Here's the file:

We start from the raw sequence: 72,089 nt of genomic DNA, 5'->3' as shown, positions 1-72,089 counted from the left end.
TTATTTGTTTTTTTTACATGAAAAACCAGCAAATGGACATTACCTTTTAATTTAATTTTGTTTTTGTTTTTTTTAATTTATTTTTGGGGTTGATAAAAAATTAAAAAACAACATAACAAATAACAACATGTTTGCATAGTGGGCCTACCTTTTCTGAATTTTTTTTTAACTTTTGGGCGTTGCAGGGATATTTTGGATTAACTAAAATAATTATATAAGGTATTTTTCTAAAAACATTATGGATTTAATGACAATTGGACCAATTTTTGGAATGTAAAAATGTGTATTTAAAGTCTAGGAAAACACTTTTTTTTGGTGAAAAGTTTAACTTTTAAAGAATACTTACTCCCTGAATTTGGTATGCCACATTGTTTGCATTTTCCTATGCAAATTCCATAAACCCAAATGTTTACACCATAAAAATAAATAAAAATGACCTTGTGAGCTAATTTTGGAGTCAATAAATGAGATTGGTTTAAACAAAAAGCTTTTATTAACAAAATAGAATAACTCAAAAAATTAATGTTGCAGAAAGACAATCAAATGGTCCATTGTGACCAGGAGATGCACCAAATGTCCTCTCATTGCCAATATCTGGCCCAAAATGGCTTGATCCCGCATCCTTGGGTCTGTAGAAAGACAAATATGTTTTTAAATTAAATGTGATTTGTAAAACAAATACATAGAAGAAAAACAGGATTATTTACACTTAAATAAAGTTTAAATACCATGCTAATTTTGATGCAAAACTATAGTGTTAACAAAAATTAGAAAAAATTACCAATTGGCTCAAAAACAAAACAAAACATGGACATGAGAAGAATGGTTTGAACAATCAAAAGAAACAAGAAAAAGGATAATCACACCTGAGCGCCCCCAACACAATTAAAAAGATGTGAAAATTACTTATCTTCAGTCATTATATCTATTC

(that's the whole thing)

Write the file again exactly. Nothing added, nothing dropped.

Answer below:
We start from the raw sequence: 72,089 nt of genomic DNA, 5'->3' as shown, positions 1-72,089 counted from the left end.
TTATTTGTTTTTTTTACATGAAAAACCAGCAAATGGACATTACCTTTTAATTTAATTTTGTTTTTGTTTTTTTTAATTTATTTTTGGGGTTGATAAAAAATTAAAAAACAACATAACAAATAACAACATGTTTGCATAGTGGGCCTACCTTTTCTGAATTTTTTTTTAACTTTTGGGCGTTGCAGGGATATTTTGGATTAACTAAAATAATTATATAAGGTATTTTTCTAAAAACATTATGGATTTAATGACAATTGGACCAATTTTTGGAATGTAAAAATGTGTATTTAAAGTCTAGGAAAACACTTTTTTTTGGTGAAAAGTTTAACTTTTAAAGAATACTTACTCCCTGAATTTGGTATGCCACATTGTTTGCATTTTCCTATGCAAATTCCATAAACCCAAATGTTTACACCATAAAAATAAATAAAAATGACCTTGTGAGCTAATTTTGGAGTCAATAAATGAGATTGGTTTAAACAAAAAGCTTTTATTAACAAAATAGAATAACTCAAAAAATTAATGTTGCAGAAAGACAATCAAATGGTCCATTGTGACCAGGAGATGCACCAAATGTCCTCTCATTGCCAATATCTGGCCCAAAATGGCTTGATCCCGCATCCTTGGGTCTGTAGAAAGACAAATATGTTTTTAAATTAAATGTGATTTGTAAAACAAATACATAGAAGAAAAACAGGATTATTTACACTTAAATAAAGTTTAAATACCATGCTAATTTTGATGCAAAACTATAGTGTTAACAAAAATTAGAAAAAATTACCAATTGGCTCAAAAACAAAACAAAACATGGACATGAGAAGAATGGTTTGAACAATCAAAAGAAACAAGAAAAAGGATAATCACACCTGAGCGCCCCCAACACAATTAAAAAGATGTGAAAATTACTTATCTTCAGTCATTATATCTATTC